Final results in Libya’s landmark election have confirmed significant gains for a coalition seen as moderate.
But it is not yet clear who will dominate the new assembly as all sides still need to win the support of dozens of independent candidates.
Following last week’s partial results, the election commission put Mahmoud Jibril’s National Forces Alliance ahead with 39 seats out of 80 reserved for political parties. The Islamist Muslim Brotherhood’s party took 17. There are 200 seats in all and the rest are shared by independents.
It is thought the Islamist vote may have suffered because of events in other Arab Spring countries.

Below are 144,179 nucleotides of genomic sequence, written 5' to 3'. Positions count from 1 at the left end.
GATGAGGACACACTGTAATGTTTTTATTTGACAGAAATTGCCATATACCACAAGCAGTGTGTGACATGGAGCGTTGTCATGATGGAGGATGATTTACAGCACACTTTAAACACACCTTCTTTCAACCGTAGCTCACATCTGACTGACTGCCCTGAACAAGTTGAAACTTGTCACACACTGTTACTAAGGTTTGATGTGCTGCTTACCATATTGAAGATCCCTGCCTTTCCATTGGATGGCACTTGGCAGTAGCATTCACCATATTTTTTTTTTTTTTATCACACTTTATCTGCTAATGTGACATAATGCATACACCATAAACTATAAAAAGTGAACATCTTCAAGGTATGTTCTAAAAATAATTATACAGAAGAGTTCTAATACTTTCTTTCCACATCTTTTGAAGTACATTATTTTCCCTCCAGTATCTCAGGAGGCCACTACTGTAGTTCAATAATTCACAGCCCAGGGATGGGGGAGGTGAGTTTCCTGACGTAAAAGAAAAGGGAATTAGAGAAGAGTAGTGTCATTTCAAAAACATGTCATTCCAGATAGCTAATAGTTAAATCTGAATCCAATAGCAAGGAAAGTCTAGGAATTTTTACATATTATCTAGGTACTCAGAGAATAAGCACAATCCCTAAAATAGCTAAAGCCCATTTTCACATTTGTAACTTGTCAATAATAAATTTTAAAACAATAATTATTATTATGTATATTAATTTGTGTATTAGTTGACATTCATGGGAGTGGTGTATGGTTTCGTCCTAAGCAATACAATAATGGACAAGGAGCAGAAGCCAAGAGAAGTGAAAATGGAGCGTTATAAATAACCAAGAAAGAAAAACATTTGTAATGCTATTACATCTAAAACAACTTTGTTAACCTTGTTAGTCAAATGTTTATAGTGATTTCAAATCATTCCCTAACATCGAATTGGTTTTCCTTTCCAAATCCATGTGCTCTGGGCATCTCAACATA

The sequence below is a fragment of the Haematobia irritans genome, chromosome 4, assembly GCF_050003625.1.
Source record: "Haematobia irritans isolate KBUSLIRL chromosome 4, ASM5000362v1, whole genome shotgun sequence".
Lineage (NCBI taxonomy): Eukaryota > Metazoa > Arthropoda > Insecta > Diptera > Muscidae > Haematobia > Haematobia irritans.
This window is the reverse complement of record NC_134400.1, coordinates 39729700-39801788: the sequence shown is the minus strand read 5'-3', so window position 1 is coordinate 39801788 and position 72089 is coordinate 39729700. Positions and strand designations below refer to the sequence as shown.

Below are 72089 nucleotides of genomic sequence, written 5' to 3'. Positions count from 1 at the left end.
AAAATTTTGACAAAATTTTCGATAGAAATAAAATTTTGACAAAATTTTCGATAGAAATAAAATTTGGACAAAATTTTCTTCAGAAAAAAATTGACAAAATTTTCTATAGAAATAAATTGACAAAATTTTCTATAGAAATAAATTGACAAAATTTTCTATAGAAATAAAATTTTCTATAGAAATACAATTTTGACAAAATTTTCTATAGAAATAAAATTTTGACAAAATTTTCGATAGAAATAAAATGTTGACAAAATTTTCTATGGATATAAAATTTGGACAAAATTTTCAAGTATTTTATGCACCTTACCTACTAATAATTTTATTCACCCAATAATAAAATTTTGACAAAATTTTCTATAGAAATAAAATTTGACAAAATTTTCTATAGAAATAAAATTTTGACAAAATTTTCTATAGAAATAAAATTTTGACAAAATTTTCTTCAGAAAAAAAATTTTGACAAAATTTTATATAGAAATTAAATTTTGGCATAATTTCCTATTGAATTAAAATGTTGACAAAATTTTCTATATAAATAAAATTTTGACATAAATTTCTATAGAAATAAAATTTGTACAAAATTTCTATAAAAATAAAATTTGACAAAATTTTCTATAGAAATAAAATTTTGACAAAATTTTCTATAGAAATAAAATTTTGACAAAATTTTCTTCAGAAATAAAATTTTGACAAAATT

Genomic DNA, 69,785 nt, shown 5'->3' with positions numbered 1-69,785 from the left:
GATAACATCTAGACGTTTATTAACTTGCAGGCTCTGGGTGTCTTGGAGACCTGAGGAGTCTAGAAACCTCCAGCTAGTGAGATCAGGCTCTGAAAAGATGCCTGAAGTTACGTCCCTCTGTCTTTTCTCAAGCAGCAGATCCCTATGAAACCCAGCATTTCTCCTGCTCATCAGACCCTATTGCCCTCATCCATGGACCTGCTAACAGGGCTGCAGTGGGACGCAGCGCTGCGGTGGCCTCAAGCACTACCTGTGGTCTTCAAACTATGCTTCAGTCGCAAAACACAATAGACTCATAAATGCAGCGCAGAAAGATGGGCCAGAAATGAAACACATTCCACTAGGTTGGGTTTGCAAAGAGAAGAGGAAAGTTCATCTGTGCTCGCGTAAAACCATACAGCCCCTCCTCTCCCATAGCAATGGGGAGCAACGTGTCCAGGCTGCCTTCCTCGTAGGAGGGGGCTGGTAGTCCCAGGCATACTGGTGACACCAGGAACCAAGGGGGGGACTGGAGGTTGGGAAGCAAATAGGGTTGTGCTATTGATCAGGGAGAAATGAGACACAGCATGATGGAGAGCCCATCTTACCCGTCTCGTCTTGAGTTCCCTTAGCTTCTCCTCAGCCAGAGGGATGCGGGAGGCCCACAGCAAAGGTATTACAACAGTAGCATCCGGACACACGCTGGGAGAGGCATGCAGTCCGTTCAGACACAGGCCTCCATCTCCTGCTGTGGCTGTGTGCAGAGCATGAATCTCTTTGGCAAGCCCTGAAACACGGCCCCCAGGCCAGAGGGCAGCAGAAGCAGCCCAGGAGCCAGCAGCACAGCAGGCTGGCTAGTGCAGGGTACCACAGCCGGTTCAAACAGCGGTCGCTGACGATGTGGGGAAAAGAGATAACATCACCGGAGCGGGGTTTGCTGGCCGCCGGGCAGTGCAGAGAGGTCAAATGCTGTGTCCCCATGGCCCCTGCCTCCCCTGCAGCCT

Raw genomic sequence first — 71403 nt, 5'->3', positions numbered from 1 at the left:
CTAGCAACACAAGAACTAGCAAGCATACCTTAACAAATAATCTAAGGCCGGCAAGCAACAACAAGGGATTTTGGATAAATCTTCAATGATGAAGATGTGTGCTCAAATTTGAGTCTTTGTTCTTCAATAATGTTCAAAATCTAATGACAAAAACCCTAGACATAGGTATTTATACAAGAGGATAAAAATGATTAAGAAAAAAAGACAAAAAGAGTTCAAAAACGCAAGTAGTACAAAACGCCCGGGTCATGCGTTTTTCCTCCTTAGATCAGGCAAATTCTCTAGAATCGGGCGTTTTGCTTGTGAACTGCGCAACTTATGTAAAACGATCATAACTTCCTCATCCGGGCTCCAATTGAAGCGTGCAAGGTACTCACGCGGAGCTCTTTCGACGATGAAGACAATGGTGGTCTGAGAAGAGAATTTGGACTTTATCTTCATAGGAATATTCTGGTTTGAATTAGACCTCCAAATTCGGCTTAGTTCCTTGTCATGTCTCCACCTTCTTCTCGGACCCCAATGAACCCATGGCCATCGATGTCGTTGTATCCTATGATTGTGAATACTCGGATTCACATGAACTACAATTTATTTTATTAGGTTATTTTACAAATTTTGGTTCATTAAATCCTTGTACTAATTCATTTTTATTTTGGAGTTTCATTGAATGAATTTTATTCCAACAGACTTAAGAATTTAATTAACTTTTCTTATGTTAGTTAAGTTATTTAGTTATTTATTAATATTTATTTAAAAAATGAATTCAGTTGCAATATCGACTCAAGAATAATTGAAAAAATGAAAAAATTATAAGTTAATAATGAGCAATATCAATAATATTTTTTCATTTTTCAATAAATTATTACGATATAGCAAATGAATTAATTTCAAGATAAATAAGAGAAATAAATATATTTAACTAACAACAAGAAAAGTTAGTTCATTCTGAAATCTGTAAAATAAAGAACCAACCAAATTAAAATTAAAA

In the eastern city of Benghazi, prominent in the revolt against Muammar Gaddafi, many welcomed the result.
“It’s very important for the future of the country, and I think the people of Libya are so hopeful that the results of this election will make a country with a good democracy, and good leaders to lead this country,” said Mohammad Zarug, a 33-year-old architect.
Libyans now wait to see where the independents’ allegiances lie after the country’s first free parliamentary election in 60 years. Local connections are expected to play an important role.